That was a story in itself. Medical examiners naturally undressed the body to study it closely but someone leaked the photos to the press and when revered Dashi Dorzho was presented naked for everyone to see Buddhists thought it was enough and scientists were not to be trusted. The fact that they treated Dashi Dorzho as officially dead didn’t help either. At the moment the body is not allowed to be filmed or photographed even on public occasions but plenty of photos are still on the internet, of course.

Unlike any corpse of that age known to science, Dashi Dorzho’s body is still soft, his skin is elastic, his joints are working, there’s no sign of decay whatsoever – all the fingers and toes, all the nails, hair, ears, nose, everything is still preserved. Eyes are not dry, they haven’t leaked out, they are EYES. Some people claim that they’ve seen Dashi Dorzho open them and they could see a living person looking back at them.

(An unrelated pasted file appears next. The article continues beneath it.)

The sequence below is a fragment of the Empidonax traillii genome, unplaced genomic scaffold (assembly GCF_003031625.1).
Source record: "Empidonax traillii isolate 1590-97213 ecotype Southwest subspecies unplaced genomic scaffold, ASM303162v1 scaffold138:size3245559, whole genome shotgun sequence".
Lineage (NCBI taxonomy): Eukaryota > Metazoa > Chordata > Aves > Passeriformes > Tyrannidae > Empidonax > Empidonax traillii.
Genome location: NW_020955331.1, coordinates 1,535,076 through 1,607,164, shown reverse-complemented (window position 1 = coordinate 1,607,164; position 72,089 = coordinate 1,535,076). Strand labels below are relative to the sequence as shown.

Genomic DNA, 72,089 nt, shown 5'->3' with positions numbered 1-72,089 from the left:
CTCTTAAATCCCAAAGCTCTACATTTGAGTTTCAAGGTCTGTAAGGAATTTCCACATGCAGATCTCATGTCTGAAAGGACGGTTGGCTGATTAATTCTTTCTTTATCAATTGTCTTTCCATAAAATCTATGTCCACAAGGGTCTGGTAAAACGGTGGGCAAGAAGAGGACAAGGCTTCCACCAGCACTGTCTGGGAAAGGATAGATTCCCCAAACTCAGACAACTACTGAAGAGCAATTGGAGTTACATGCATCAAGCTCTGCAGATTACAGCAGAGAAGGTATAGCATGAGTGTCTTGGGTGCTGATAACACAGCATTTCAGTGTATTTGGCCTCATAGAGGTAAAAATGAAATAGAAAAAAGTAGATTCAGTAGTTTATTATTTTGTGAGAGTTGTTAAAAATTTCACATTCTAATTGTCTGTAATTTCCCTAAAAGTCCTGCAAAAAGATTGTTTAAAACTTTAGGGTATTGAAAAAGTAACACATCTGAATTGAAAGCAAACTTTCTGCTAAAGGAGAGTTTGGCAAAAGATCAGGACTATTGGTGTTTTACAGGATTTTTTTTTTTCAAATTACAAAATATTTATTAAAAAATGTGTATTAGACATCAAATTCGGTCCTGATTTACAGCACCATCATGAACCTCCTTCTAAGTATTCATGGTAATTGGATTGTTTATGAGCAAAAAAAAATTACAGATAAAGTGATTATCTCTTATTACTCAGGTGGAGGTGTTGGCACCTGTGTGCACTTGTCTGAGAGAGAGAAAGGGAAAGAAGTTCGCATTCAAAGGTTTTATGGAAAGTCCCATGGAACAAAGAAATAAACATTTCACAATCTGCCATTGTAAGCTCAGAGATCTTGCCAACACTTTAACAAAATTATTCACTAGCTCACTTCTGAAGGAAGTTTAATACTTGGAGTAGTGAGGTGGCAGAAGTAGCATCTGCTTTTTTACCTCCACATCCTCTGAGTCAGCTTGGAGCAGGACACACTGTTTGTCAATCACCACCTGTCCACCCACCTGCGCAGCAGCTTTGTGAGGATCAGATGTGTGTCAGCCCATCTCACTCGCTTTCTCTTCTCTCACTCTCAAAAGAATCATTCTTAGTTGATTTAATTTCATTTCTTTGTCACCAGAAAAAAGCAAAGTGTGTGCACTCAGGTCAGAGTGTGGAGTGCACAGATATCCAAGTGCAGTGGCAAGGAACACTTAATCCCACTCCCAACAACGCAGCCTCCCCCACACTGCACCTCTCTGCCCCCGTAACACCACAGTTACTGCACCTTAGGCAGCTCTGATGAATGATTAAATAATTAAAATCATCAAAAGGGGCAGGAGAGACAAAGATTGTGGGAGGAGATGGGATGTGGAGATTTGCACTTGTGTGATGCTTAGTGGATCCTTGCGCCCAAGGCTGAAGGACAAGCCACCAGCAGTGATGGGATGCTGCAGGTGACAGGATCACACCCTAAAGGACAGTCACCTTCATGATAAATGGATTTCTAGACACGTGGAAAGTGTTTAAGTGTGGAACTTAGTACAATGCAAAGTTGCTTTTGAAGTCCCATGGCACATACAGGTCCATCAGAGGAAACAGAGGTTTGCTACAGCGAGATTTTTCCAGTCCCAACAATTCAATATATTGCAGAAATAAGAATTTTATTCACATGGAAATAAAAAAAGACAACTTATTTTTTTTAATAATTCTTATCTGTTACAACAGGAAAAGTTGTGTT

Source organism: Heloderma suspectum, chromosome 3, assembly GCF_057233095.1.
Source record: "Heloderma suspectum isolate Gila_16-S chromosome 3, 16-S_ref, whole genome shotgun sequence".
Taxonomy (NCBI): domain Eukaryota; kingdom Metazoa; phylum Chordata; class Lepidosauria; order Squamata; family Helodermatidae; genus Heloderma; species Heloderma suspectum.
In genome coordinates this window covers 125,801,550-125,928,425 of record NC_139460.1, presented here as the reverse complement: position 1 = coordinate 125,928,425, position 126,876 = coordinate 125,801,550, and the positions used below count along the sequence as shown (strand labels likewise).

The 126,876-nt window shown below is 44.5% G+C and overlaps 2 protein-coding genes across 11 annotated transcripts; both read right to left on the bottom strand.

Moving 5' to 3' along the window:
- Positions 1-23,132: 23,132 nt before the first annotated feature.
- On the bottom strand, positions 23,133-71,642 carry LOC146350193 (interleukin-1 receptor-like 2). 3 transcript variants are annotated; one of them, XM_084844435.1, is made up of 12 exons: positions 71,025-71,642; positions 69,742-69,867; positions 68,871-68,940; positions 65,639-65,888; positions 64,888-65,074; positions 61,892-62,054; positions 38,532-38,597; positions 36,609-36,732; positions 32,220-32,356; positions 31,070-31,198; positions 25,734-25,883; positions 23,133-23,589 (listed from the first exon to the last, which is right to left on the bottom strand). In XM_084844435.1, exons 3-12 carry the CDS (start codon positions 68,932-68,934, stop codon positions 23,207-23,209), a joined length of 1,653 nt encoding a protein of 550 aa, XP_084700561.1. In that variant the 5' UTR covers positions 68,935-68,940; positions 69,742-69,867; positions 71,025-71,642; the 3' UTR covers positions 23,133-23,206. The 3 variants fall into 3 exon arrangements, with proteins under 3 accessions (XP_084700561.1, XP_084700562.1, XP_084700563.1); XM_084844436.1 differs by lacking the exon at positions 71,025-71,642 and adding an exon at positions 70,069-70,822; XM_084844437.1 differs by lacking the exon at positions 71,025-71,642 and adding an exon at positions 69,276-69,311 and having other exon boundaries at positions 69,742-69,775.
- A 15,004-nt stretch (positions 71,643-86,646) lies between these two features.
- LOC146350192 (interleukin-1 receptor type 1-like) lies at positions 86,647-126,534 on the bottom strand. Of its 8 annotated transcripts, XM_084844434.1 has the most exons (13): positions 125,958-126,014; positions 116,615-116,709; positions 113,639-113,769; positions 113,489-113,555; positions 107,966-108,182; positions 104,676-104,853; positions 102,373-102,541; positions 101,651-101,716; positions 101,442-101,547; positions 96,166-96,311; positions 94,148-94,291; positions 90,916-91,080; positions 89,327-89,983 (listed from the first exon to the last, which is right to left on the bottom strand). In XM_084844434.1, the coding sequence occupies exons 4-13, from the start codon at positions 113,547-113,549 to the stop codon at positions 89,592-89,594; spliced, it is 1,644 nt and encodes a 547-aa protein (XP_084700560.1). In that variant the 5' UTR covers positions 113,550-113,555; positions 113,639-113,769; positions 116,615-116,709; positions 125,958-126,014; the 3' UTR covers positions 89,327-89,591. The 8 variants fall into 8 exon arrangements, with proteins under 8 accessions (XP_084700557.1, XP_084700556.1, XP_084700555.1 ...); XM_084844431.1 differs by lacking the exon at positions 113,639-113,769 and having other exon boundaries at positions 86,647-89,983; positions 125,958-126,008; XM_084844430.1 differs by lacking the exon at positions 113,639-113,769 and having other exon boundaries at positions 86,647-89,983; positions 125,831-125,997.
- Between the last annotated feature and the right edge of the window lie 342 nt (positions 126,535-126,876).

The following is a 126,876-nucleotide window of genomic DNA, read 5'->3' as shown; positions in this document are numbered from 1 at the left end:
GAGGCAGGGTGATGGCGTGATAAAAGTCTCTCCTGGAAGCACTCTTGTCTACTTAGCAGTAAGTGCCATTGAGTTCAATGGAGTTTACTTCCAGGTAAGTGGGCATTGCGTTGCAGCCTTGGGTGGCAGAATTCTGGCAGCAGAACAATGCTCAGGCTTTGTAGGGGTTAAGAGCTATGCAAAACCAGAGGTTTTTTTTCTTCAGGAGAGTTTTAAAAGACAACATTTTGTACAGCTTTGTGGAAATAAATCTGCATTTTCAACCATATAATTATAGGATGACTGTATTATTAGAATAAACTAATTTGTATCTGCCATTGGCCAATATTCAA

Scientists have taken samples of his hair, skin, and nails, and examined them in laboratories – chemically, they are no different from samples taken from living people. They’ve studied proteins and cells and they were still as alive as cells could be. One often quoted bit is that the “corpse” looked as if it died no longer than 36 hours ago. Except it’s been almost eighty years at the time.

The body still has blood in it. Once the body was scratched in an accident and blood oozed out though it was more like a gel than a liquid.

They didn’t use the stethoscope to listen for heartbeat, no one thought it was necessary at the time, there was just one new age dude who examined “brain waves” and found brain pulsating four times a minute or something but we can’t take that stuff seriously without using proper equipment.